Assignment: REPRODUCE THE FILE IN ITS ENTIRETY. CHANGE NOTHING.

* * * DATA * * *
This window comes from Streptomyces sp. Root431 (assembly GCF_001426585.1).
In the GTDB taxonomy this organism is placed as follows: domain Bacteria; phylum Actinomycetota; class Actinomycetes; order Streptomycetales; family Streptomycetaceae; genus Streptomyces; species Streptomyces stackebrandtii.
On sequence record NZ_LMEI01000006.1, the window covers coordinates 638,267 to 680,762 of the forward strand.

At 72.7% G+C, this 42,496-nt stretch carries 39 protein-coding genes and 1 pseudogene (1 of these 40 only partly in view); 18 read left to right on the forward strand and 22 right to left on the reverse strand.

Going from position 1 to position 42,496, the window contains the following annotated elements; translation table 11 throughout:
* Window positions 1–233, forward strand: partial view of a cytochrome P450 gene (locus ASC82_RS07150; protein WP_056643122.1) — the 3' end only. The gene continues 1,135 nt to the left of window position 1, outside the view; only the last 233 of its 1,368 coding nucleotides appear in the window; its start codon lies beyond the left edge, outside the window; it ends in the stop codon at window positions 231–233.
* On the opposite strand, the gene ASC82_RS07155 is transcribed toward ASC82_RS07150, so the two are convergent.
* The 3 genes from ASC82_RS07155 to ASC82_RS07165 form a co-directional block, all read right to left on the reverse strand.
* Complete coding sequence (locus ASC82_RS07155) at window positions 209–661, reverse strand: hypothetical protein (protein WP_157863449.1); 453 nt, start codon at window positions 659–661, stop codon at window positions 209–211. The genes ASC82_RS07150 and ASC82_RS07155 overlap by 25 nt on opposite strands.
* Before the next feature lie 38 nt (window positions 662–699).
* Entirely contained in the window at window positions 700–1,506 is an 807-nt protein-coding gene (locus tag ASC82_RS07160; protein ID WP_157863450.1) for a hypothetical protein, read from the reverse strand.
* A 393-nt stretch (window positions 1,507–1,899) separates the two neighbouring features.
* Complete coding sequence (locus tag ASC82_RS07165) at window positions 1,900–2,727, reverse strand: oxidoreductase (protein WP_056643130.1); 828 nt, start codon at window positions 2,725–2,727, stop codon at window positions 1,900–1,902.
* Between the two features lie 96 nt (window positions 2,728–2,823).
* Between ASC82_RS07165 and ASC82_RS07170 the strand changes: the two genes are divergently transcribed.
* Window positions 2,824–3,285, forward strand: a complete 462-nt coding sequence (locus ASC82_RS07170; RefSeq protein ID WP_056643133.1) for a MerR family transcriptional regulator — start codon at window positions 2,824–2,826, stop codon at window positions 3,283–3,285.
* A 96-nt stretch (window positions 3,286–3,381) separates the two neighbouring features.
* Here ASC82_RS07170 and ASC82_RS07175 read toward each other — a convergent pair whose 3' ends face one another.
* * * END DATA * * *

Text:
This window comes from Streptomyces sp. Root431 (assembly GCF_001426585.1).
In the GTDB taxonomy this organism is placed as follows: domain Bacteria; phylum Actinomycetota; class Actinomycetes; order Streptomycetales; family Streptomycetaceae; genus Streptomyces; species Streptomyces stackebrandtii.
On sequence record NZ_LMEI01000006.1, the window covers coordinates 638,267 to 680,762 of the forward strand.

At 72.7% G+C, this 42,496-nt stretch carries 39 protein-coding genes and 1 pseudogene (1 of these 40 only partly in view); 18 read left to right on the forward strand and 22 right to left on the reverse strand.

Going from position 1 to position 42,496, the window contains the following annotated elements; translation table 11 throughout:
* Window positions 1–233, forward strand: partial view of a cytochrome P450 gene (locus ASC82_RS07150; protein WP_056643122.1) — the 3' end only. The gene continues 1,135 nt to the left of window position 1, outside the view; only the last 233 of its 1,368 coding nucleotides appear in the window; its start codon lies beyond the left edge, outside the window; it ends in the stop codon at window positions 231–233.
* On the opposite strand, the gene ASC82_RS07155 is transcribed toward ASC82_RS07150, so the two are convergent.
* The 3 genes from ASC82_RS07155 to ASC82_RS07165 form a co-directional block, all read right to left on the reverse strand.
* Complete coding sequence (locus ASC82_RS07155) at window positions 209–661, reverse strand: hypothetical protein (protein WP_157863449.1); 453 nt, start codon at window positions 659–661, stop codon at window positions 209–211. The genes ASC82_RS07150 and ASC82_RS07155 overlap by 25 nt on opposite strands.
* Before the next feature lie 38 nt (window positions 662–699).
* Entirely contained in the window at window positions 700–1,506 is an 807-nt protein-coding gene (locus tag ASC82_RS07160; protein ID WP_157863450.1) for a hypothetical protein, read from the reverse strand.
* A 393-nt stretch (window positions 1,507–1,899) separates the two neighbouring features.
* Complete coding sequence (locus tag ASC82_RS07165) at window positions 1,900–2,727, reverse strand: oxidoreductase (protein WP_056643130.1); 828 nt, start codon at window positions 2,725–2,727, stop codon at window positions 1,900–1,902.
* Between the two features lie 96 nt (window positions 2,728–2,823).
* Between ASC82_RS07165 and ASC82_RS07170 the strand changes: the two genes are divergently transcribed.
* Window positions 2,824–3,285, forward strand: a complete 462-nt coding sequence (locus ASC82_RS07170; RefSeq protein ID WP_056643133.1) for a MerR family transcriptional regulator — start codon at window positions 2,824–2,826, stop codon at window positions 3,283–3,285.
* A 96-nt stretch (window positions 3,286–3,381) separates the two neighbouring features.
* Here ASC82_RS07170 and ASC82_RS07175 read toward each other — a convergent pair whose 3' ends face one another.